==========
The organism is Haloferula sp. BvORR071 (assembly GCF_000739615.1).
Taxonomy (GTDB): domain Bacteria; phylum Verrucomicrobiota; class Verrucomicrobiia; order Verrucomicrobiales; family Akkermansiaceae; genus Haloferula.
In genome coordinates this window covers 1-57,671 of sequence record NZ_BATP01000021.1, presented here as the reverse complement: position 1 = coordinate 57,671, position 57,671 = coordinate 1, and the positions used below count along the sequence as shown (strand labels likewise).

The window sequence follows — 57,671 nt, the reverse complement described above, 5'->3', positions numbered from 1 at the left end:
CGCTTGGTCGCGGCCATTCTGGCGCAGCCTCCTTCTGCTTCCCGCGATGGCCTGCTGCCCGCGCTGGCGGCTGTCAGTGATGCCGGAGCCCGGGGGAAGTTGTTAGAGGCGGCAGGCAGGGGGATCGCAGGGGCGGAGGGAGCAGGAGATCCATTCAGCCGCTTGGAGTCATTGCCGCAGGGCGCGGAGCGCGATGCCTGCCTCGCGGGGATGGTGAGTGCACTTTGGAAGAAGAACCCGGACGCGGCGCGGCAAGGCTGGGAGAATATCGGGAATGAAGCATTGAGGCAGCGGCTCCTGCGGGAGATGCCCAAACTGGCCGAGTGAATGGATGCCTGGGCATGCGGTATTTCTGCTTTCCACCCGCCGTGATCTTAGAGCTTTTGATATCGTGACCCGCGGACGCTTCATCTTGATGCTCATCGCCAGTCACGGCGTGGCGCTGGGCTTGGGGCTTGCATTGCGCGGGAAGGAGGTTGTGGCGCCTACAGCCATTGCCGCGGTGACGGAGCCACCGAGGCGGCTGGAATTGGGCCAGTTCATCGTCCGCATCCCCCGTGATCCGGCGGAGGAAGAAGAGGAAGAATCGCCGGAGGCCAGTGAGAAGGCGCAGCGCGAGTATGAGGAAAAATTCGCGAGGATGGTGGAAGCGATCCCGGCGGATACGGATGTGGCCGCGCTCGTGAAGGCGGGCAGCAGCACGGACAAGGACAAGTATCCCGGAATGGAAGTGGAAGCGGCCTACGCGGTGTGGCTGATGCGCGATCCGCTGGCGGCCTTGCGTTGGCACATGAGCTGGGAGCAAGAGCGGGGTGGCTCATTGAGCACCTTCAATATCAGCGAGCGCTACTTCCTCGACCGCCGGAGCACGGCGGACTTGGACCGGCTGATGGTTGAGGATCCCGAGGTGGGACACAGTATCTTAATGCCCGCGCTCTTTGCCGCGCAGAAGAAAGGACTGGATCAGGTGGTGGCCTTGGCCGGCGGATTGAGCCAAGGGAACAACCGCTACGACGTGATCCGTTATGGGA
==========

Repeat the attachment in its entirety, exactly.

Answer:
The organism is Haloferula sp. BvORR071 (assembly GCF_000739615.1).
Taxonomy (GTDB): domain Bacteria; phylum Verrucomicrobiota; class Verrucomicrobiia; order Verrucomicrobiales; family Akkermansiaceae; genus Haloferula.
In genome coordinates this window covers 1-57,671 of sequence record NZ_BATP01000021.1, presented here as the reverse complement: position 1 = coordinate 57,671, position 57,671 = coordinate 1, and the positions used below count along the sequence as shown (strand labels likewise).

The window sequence follows — 57,671 nt, the reverse complement described above, 5'->3', positions numbered from 1 at the left end:
CGCTTGGTCGCGGCCATTCTGGCGCAGCCTCCTTCTGCTTCCCGCGATGGCCTGCTGCCCGCGCTGGCGGCTGTCAGTGATGCCGGAGCCCGGGGGAAGTTGTTAGAGGCGGCAGGCAGGGGGATCGCAGGGGCGGAGGGAGCAGGAGATCCATTCAGCCGCTTGGAGTCATTGCCGCAGGGCGCGGAGCGCGATGCCTGCCTCGCGGGGATGGTGAGTGCACTTTGGAAGAAGAACCCGGACGCGGCGCGGCAAGGCTGGGAGAATATCGGGAATGAAGCATTGAGGCAGCGGCTCCTGCGGGAGATGCCCAAACTGGCCGAGTGAATGGATGCCTGGGCATGCGGTATTTCTGCTTTCCACCCGCCGTGATCTTAGAGCTTTTGATATCGTGACCCGCGGACGCTTCATCTTGATGCTCATCGCCAGTCACGGCGTGGCGCTGGGCTTGGGGCTTGCATTGCGCGGGAAGGAGGTTGTGGCGCCTACAGCCATTGCCGCGGTGACGGAGCCACCGAGGCGGCTGGAATTGGGCCAGTTCATCGTCCGCATCCCCCGTGATCCGGCGGAGGAAGAAGAGGAAGAATCGCCGGAGGCCAGTGAGAAGGCGCAGCGCGAGTATGAGGAAAAATTCGCGAGGATGGTGGAAGCGATCCCGGCGGATACGGATGTGGCCGCGCTCGTGAAGGCGGGCAGCAGCACGGACAAGGACAAGTATCCCGGAATGGAAGTGGAAGCGGCCTACGCGGTGTGGCTGATGCGCGATCCGCTGGCGGCCTTGCGTTGGCACATGAGCTGGGAGCAAGAGCGGGGTGGCTCATTGAGCACCTTCAATATCAGCGAGCGCTACTTCCTCGACCGCCGGAGCACGGCGGACTTGGACCGGCTGATGGTTGAGGATCCCGAGGTGGGACACAGTATCTTAATGCCCGCGCTCTTTGCCGCGCAGAAGAAAGGACTGGATCAGGTGGTGGCCTTGGCCGGCGGATTGAGCCAAGGGAACAACCGCTACGACGTGATCCGTTATGGGA